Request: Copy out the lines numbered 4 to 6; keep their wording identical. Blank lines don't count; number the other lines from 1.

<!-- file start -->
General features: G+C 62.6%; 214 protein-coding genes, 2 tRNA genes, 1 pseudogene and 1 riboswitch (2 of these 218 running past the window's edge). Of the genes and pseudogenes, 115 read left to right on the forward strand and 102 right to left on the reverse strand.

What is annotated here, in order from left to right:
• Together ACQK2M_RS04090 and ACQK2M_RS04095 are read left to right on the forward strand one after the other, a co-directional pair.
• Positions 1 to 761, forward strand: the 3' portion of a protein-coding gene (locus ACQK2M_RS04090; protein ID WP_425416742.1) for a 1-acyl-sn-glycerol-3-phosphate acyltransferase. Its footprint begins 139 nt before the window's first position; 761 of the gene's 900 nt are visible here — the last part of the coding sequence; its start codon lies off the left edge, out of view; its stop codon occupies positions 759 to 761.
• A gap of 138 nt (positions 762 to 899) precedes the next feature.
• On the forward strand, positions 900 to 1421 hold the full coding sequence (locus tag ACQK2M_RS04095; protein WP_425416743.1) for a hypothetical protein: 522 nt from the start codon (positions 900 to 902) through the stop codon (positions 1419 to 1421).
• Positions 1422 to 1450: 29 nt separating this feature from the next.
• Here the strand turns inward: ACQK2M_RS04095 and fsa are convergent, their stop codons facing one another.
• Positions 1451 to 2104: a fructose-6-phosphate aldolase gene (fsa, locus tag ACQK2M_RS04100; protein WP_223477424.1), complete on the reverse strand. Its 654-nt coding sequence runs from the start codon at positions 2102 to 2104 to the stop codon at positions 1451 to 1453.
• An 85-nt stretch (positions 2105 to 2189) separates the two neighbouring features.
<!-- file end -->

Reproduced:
• Positions 1 to 761, forward strand: the 3' portion of a protein-coding gene (locus ACQK2M_RS04090; protein ID WP_425416742.1) for a 1-acyl-sn-glycerol-3-phosphate acyltransferase. Its footprint begins 139 nt before the window's first position; 761 of the gene's 900 nt are visible here — the last part of the coding sequence; its start codon lies off the left edge, out of view; its stop codon occupies positions 759 to 761.
• A gap of 138 nt (positions 762 to 899) precedes the next feature.
• On the forward strand, positions 900 to 1421 hold the full coding sequence (locus tag ACQK2M_RS04095; protein WP_425416743.1) for a hypothetical protein: 522 nt from the start codon (positions 900 to 902) through the stop codon (positions 1419 to 1421).